Rumsfeld Urges Americans Not to Forget Tragedy of Sept. 11
By Jim Garamone
American Forces Press Service
WASHINGTON, Sept. 10, 2003 It is important that the people of the world not forget about the tragedy of Sept. 11, 2001, Defense Secretary Donald H. Rumsfeld said at the National Press Club here today on the eve of the second anniversary of the terrorist attacks on the United States.
Rumsfeld, who has just returned from a visit to Iraq and Afghanistan, told reporters that "with coalition forces risking their lives in Iraq and Afghanistan and many other spots on this globe, it is important to pause and remember. The war that began two years ago tomorrow, the global war on terror, is well begun, but it is only just begun."
Protesters at one point interrupted the secretary. One yelled, "Mr. Rumsfeld. You're fired."
Rumsfeld watched as the protesters were escorted from the Press Club. "There are now more than 100 newspapers in the free press in a free Iraq, where people are debating, people are discussing," he said. "(That is) something they had not done for decades."
The secretary said that just four and a half months ago, the Iraqi people were still under the iron control of Saddam Hussein. "That regime was still in place, it was still creating mass graves and filling them with bodies of innocent men, women and children," he said. "It still had prisons where they were executing people. It was still repressing thought and speech in that country, and that has ended. Those people are liberated."
Rumsfeld said the global war on terrorism is not the type of war where there will be a peace treaty and all the troops go home. Terrorism is not going to go away easily, and it is going to take all the nations working together to defeat it. "We have to deal with these new threats in different ways," he said.
More than 90 nations are working together in the war on terrorism, and Rumsfeld said this may be the largest coalition the world has seen.
"But we have, in fact, entered a new security environment in this 21st century," he said. "We're living in an age when new threats can emerge suddenly, with little or no warning. We face adversaries who have shown that they are willing to use the various capabilities at their disposal."
The secretary said the old idea of deterrence, which the United States used so successfully against the Soviet Union, will work. "And that's why our coalition has to take the battle to the terrorists and the regime remnants in Iraq," he said. "We're doing so alongside military forces from 29 countries. It is a very broad coalition. And we're continuing to work to expand the number of countries involved in both security and reconstruction.
"As we do so," he continued, "our coalition is encouraging the Iraqis to take charge of their own lives politically, economically, and from a security standpoint."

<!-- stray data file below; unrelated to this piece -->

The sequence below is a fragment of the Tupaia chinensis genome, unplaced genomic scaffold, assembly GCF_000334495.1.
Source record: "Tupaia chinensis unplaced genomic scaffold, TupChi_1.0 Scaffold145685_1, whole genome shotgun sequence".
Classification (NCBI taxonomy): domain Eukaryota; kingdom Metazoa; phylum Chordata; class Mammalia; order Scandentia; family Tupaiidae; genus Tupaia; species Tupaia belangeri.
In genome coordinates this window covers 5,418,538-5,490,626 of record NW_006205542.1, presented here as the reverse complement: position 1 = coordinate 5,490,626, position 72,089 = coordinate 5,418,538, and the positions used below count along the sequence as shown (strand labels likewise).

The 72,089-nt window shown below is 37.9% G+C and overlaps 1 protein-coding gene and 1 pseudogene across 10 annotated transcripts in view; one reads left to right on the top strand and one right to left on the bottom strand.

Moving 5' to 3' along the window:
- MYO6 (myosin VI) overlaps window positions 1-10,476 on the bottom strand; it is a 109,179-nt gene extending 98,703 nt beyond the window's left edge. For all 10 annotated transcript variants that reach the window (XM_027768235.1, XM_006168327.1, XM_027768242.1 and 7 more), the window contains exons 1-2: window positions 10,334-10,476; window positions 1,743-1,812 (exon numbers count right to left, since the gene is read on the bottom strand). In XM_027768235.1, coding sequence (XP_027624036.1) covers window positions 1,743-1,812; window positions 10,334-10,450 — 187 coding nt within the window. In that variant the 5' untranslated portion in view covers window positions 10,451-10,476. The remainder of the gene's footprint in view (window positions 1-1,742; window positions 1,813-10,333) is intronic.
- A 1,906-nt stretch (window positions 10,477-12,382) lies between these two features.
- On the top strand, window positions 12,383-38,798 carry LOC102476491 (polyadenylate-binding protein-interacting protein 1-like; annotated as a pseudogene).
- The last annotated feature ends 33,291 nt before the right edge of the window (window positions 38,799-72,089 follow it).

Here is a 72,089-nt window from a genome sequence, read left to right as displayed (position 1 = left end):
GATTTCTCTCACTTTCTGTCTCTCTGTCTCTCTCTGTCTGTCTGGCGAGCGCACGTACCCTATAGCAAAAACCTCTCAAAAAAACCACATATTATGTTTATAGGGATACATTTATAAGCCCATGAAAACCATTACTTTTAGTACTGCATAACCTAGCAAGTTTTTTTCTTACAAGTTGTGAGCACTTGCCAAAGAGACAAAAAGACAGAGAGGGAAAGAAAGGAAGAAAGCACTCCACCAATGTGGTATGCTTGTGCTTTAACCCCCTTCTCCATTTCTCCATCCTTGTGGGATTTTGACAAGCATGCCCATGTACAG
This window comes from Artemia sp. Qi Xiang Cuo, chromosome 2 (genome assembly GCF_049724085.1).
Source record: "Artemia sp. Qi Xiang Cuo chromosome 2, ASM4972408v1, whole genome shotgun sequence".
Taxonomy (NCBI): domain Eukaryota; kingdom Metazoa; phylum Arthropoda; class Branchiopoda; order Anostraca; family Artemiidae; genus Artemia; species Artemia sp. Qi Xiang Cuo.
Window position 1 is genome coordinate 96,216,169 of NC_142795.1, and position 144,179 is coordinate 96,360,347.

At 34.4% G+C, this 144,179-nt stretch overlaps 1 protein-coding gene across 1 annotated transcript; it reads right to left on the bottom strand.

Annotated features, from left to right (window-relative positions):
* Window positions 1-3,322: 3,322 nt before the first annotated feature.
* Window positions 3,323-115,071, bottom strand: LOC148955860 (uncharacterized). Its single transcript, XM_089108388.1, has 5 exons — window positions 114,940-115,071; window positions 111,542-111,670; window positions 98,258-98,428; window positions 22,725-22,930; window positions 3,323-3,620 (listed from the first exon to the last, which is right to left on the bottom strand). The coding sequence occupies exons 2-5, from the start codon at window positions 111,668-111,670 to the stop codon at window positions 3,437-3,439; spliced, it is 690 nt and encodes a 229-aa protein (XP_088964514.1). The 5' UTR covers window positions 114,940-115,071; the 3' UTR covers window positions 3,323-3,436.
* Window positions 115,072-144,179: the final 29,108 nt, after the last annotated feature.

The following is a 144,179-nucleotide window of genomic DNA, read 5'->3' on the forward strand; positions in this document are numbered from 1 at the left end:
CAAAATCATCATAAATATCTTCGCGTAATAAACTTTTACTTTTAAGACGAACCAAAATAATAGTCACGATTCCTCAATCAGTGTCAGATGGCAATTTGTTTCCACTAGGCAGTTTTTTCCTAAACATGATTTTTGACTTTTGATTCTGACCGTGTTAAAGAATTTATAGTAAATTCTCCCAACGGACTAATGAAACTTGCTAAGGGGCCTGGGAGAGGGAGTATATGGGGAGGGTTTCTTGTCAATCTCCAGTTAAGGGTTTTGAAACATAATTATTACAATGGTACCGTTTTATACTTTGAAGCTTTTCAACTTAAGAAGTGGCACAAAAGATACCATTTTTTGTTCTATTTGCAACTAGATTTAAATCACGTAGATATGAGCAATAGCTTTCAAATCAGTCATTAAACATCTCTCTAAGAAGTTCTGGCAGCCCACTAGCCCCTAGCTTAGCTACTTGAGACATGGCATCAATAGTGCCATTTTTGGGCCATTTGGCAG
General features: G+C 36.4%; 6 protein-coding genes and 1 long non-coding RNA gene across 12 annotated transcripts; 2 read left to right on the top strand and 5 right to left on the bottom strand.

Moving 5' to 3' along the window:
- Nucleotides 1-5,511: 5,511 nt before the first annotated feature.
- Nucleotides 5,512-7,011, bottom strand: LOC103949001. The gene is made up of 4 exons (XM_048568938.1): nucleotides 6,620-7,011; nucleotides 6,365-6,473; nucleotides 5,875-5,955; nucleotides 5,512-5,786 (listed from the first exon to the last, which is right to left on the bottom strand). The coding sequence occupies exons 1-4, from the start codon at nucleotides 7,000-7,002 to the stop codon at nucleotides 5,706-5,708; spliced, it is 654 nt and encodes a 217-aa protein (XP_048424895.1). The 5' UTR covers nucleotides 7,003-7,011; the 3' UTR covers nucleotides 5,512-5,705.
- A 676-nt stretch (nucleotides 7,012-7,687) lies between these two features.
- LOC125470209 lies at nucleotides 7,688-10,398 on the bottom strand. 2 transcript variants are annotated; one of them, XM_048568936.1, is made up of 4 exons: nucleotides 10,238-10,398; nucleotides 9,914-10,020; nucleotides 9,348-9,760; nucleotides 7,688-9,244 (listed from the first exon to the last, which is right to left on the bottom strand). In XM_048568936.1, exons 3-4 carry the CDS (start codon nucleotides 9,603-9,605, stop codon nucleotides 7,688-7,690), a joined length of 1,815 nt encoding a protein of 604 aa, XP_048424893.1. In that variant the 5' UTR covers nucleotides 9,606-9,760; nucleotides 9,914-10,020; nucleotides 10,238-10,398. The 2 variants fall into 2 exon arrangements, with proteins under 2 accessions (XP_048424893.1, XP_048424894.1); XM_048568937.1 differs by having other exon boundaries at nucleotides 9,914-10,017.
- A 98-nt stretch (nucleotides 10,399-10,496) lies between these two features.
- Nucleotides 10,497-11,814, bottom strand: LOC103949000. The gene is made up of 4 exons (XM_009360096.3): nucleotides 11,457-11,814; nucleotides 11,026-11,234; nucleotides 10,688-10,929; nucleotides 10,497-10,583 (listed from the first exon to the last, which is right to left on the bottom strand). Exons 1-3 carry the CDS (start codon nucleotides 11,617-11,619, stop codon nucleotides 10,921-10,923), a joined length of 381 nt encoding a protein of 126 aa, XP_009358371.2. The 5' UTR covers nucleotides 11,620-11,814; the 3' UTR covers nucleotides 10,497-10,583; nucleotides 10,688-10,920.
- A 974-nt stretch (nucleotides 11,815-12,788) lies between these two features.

It is important, the secretary said, that the Iraqi people take control of their own country and destiny. Rumsfeld said the coalition is in the country to give the Iraqis the chance to build their own country in such a way that the wealth of the country is shared by all.
"It's impressive, I think, that in just four and a half months, we have gone from zero Iraqis involved in their own security to 55,000 who are currently engaged in border patrols, site protection units, local police, civil defense and the beginnings of a new Iraqi army unlike the old one," he said.
Those calling for more U.S. troops in Iraq are getting the crux of the situation in the country, he said, but they should be calling for increasing the numbers of Iraqis involved in providing for their own security.
"Ultimately, every country has to do that," he said. "And rather than flooding the zone with more Americans, which means you have to have more force protection, more support, it is, we believe, vastly better to continue to invest in encouraging the Iraqis to provide the kinds of increases and ramping up of their own security capabilities."
Rumsfeld said while coalition forces are in the security business, they spend large amounts of time helping to rebuild the country and training local police forces, site-protection specialists and border patrols. They also are helping to form city councils, the secretary said.
"City councils have sprouted up all across that country," he said.
It is not a perfect situation in Iraq, but rather is a tough one that will take time to calm down, the secretary said, and there is progress.
"So as we celebrate (the coalition's) accomplishments, we also have to recognize that those threats are not likely to end immediately," he said. "That's why, this year, (on) Sept. 11 we will stop to remind ourselves what befell us that day.
"Three thousand innocent men, women and children, of all races and religions, died. And tomorrow we'll remember them, and let those memories steel us for the difficult challenges that remain," Rumsfeld said. "Certainly it is our responsibility to try to do everything in our power to prevent another or worse Sept. 11."